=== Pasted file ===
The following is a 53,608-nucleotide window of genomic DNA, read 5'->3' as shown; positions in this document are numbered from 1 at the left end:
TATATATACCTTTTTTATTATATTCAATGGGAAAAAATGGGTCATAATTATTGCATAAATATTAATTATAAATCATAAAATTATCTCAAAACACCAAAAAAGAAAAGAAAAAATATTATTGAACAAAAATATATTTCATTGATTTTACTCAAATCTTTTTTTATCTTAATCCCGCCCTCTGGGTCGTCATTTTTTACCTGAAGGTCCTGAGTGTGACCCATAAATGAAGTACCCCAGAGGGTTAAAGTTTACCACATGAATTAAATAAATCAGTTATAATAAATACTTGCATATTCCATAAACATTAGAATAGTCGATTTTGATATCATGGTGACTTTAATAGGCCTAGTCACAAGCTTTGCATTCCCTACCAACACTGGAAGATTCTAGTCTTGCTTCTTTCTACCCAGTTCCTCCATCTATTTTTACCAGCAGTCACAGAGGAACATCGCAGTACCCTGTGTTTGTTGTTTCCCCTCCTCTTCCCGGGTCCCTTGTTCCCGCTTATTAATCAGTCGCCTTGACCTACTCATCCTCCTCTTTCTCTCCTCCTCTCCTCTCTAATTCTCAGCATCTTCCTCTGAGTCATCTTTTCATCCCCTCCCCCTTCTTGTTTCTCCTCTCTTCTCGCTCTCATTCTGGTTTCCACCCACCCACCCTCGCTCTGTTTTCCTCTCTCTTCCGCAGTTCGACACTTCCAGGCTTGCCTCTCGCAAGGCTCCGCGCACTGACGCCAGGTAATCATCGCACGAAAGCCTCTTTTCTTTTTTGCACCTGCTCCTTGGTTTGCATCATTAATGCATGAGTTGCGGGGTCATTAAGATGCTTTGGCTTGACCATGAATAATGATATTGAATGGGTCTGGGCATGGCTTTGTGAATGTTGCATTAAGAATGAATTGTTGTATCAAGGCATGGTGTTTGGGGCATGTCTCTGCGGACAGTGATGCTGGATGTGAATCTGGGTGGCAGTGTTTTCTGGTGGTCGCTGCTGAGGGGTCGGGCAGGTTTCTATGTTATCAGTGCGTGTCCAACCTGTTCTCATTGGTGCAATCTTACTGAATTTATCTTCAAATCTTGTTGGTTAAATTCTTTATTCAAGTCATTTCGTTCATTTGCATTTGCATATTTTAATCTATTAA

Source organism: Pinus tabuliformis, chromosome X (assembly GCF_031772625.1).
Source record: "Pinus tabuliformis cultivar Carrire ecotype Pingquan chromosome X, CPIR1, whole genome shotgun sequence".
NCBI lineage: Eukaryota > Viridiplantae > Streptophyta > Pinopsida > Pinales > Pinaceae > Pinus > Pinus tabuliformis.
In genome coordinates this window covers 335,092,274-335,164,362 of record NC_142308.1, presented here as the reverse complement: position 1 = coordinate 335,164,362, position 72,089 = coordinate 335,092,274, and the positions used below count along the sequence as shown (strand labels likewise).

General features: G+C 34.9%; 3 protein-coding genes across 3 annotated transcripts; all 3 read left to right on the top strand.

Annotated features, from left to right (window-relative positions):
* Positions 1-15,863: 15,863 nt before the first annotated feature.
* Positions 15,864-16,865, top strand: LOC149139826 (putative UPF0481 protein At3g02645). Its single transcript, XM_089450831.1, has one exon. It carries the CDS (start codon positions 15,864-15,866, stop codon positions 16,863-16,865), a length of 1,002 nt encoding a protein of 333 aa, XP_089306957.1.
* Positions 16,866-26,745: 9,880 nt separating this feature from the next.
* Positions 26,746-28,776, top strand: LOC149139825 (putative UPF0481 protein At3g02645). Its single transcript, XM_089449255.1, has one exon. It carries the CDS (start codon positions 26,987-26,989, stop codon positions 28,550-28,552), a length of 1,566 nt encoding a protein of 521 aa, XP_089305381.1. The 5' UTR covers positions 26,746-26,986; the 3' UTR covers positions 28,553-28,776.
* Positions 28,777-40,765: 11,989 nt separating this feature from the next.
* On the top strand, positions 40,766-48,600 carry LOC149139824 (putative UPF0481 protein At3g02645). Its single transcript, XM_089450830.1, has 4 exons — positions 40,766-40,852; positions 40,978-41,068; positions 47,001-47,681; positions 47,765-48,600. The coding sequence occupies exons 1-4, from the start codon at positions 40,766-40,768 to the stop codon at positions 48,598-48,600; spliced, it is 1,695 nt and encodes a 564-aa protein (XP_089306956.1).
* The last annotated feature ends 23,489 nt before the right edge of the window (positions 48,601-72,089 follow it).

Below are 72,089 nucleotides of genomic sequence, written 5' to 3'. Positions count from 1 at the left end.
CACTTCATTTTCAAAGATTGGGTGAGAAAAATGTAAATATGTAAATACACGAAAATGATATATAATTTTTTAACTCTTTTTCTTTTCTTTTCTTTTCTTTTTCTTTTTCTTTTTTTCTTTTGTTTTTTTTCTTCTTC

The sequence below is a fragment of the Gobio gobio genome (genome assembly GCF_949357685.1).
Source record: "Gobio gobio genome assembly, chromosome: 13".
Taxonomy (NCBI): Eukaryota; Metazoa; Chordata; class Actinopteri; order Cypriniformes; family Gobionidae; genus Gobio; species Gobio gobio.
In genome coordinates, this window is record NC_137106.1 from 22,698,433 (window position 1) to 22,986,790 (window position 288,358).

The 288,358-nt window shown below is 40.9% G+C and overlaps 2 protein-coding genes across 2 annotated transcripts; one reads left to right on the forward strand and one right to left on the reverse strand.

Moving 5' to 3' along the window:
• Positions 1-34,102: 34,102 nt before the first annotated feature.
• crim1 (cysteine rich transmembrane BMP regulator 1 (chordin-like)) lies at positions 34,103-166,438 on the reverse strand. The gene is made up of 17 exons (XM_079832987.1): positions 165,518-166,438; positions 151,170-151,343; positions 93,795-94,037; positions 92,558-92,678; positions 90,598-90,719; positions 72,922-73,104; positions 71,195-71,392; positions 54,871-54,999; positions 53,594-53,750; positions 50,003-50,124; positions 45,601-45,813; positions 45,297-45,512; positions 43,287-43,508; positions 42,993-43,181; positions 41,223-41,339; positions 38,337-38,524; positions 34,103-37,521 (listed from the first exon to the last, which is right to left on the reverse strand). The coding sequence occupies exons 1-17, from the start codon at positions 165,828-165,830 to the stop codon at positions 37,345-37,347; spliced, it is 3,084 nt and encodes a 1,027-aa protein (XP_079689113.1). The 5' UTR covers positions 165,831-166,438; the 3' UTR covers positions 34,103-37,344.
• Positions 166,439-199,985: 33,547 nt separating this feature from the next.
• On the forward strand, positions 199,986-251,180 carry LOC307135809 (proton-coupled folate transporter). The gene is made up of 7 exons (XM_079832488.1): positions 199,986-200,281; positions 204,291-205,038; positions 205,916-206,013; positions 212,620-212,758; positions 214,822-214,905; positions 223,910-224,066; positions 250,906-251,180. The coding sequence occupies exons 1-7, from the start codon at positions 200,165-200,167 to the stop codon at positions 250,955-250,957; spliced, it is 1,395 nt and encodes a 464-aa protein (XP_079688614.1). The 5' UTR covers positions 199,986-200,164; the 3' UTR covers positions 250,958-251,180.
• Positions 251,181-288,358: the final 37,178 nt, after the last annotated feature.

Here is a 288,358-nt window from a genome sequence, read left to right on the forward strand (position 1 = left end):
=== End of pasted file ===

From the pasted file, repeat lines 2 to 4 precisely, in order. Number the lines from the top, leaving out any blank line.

TATATATACCTTTTTTATTATATTCAATGGGAAAAAATGGGTCATAATTATTGCATAAATATTAATTATAAATCATAAAATTATCTCAAAACACCAAAAAAGAAAAGAAAAAATATTATTGAACAAAAATATATTTCATTGATTTTACTCAAATCTTTTTTTATCTTAATCCCGCCCTCTGGGTCGTCATTTTTTACCTGAAGGTCCTGAGTGTGACCCATAAATGAAGTACCCCAGAGGGTTAAAGTTTACCACATGAATTAAATAAATCAGTTATAATAAATACTTGCATATTCCATAAACATTAGAATAGTCGATTTTGATATCATGGTGACTTTAATAGGCCTAGTCACAAGCTTTGCATTCCCTACCAACACTGGAAGATTCTAGTCTTGCTTCTTTCTACCCAGTTCCTCCATCTATTTTTACCAGCAGTCACAGAGGAACATCGCAGTACCCTGTGTTTGTTGTTTCCCCTCCTCTTCCCGGGTCCCTTGTTCCCGCTTATTAATCAGTCGCCTTGACCTACTCATCCTCCTCTTTCTCTCCTCCTCTCCTCTCTAATTCTCAGCATCTTCCTCTGAGTCATCTTTTCATCCCCTCCCCCTTCTTGTTTCTCCTCTCTTCTCGCTCTCATTCTGGTTTCCACCCACCCACCCTCGCTCTGTTTTCCTCTCTCTTCCGCAGTTCGACACTTCCAGGCTTGCCTCTCGCAAGGCTCCGCGCACTGACGCCAGGTAATCATCGCACGAAAGCCTCTTTTCTTTTTTGCACCTGCTCCTTGGTTTGCATCATTAATGCATGAGTTGCGGGGTCATTAAGATGCTTTGGCTTGACCATGAATAATGATATTGAATGGGTCTGGGCATGGCTTTGTGAATGTTGCATTAAGAATGAATTGTTGTATCAAGGCATGGTGTTTGGGGCATGTCTCTGCGGACAGTGATGCTGGATGTGAATCTGGGTGGCAGTGTTTTCTGGTGGTCGCTGCTGAGGGGTCGGGCAGGTTTCTATGTTATCAGTGCGTGTCCAACCTGTTCTCATTGGTGCAATCTTACTGAATTTATCTTCAAATCTTGTTGGTTAAATTCTTTATTCAAGTCATTTCGTTCATTTGCATTTGCATATTTTAATCTATTAA

Source organism: Pinus tabuliformis, chromosome X (assembly GCF_031772625.1).
Source record: "Pinus tabuliformis cultivar Carrire ecotype Pingquan chromosome X, CPIR1, whole genome shotgun sequence".